Dannenberg, Alia
(Helsingin yliopisto, 2011)
In the thesis I study various quantum coherence phenomena and create some of the foundations for a systematic coherence theory. So far, the approach to quantum coherence in science has been purely phenomenological. In my thesis I try to answer the question what quantum coherence is and how it should be approached within the framework of physics, the metatheory of physics and the terminology related to them. It is worth noticing that quantum coherence is a conserved quantity that can be exactly defined. I propose a way to define quantum coherence mathematically from the density matrix of the system.
Degenerate quantum gases, i.e., Bose condensates and ultracold Fermi systems, form a good laboratory to study coherence, since their entropy is small and coherence is large, and thus they possess strong coherence phenomena. Concerning coherence phenomena in degenerate quantum gases, I concentrate in my thesis mainly on collective association from atoms to molecules, Rabi oscillations and decoherence. It appears that collective association and oscillations do not depend on the spin-statistics of particles.
Moreover, I study the logical features of decoherence in closed systems via a simple spin-model. I argue that decoherence is a valid concept also in systems with a possibility to experience recoherence, i.e., Poincaré recurrences. Metatheoretically this is a remarkable result, since it justifies quantum cosmology: to study the whole universe (i.e., physical reality) purely quantum physically is meaningful and valid science, in which decoherence explains why the quantum physical universe appears to cosmologists and other scientists very classical-like.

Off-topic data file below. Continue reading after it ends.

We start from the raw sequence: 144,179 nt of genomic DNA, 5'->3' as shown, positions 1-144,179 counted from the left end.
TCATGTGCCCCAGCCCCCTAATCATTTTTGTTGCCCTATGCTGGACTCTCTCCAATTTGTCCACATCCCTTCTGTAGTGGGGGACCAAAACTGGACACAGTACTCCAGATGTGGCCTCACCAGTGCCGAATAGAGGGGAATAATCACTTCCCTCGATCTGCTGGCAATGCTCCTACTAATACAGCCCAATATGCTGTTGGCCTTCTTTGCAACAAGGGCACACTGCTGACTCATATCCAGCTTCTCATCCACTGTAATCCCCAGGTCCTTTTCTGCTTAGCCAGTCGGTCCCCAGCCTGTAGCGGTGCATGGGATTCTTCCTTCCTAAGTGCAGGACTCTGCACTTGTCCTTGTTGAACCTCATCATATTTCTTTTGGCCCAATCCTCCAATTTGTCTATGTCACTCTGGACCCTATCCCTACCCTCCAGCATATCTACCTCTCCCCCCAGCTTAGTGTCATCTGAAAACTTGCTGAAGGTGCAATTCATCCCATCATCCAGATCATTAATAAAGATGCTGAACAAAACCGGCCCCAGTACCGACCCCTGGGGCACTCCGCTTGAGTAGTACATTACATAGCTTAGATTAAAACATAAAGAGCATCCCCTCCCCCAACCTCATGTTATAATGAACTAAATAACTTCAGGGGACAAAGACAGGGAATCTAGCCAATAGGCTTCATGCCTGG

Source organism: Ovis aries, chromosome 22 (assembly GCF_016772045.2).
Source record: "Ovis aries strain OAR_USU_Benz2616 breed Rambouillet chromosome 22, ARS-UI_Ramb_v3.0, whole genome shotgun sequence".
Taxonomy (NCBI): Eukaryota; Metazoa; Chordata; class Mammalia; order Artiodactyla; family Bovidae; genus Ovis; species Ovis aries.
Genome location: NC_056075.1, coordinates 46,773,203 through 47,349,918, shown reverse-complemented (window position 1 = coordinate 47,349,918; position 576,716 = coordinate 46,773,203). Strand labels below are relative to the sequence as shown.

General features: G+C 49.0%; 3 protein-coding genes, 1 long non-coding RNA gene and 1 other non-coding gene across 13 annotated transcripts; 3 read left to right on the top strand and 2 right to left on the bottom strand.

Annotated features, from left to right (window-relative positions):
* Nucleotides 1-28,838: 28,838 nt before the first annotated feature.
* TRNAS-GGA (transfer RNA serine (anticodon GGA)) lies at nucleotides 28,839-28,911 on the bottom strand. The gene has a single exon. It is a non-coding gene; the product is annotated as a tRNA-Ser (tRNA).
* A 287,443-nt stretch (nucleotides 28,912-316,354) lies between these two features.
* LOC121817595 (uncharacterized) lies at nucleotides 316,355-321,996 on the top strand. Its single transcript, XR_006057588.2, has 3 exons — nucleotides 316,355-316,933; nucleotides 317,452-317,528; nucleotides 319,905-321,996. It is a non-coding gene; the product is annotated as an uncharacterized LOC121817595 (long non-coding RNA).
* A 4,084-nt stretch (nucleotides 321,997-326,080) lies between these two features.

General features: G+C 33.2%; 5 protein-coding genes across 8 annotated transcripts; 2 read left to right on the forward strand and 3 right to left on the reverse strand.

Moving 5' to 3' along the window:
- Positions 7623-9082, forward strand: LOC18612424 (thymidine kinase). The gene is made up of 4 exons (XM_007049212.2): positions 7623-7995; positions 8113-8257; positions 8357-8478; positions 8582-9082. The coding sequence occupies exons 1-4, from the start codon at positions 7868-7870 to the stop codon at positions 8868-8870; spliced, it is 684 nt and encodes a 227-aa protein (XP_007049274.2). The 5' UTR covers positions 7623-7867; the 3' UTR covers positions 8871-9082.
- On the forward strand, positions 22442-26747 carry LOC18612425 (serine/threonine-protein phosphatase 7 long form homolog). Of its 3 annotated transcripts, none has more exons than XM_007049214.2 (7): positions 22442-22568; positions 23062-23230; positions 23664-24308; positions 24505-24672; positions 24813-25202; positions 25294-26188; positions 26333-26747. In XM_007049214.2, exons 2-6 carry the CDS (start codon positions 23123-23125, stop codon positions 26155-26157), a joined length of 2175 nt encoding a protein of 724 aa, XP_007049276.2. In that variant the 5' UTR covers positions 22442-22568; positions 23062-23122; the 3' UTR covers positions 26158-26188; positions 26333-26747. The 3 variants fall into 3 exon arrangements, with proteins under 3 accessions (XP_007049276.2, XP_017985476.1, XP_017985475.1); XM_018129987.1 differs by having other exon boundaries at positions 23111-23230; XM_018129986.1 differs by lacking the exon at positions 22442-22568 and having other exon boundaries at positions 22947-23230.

The study of the logical structure of closed systems also reveals that complex enough closed (physical) systems obey a principle that is similar to Gödel's incompleteness theorem of logic. According to the theorem it is impossible to describe completely a closed system within the system, and the inside and outside descriptions of the system can be remarkably different. Via understanding this feature it may be possible to comprehend coarse-graining better and to define uniquely the mutual entanglement of quantum systems.